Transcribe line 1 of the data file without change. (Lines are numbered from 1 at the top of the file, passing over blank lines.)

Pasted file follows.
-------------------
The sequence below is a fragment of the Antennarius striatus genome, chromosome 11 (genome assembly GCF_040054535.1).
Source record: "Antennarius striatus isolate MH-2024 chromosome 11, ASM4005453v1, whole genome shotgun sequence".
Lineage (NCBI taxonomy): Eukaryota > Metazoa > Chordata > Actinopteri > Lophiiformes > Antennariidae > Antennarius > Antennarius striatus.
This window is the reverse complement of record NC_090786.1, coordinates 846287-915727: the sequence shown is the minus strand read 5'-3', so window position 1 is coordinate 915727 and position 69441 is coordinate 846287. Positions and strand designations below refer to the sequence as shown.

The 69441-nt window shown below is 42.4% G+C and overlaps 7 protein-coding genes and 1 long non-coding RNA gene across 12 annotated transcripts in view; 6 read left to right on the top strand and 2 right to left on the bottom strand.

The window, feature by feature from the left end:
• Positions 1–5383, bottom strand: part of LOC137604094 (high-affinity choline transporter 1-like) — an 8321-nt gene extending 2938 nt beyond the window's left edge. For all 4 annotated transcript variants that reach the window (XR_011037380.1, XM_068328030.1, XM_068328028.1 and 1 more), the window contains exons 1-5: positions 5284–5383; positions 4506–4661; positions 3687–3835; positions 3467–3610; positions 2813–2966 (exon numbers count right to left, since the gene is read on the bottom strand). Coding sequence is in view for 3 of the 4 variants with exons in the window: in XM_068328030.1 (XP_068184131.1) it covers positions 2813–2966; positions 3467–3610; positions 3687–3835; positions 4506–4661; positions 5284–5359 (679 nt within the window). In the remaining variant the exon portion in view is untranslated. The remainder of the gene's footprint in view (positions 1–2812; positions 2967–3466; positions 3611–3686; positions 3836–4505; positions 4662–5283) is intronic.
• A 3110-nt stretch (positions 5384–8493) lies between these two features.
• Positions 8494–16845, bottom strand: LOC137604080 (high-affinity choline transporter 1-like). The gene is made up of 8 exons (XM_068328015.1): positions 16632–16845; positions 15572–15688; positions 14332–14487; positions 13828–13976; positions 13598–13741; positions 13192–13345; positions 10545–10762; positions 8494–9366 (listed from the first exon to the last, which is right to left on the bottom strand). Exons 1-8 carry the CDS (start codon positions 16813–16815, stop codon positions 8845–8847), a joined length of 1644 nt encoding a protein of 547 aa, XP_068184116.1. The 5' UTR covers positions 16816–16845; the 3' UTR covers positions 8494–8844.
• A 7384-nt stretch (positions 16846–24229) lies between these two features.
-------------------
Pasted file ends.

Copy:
The sequence below is a fragment of the Antennarius striatus genome, chromosome 11 (genome assembly GCF_040054535.1).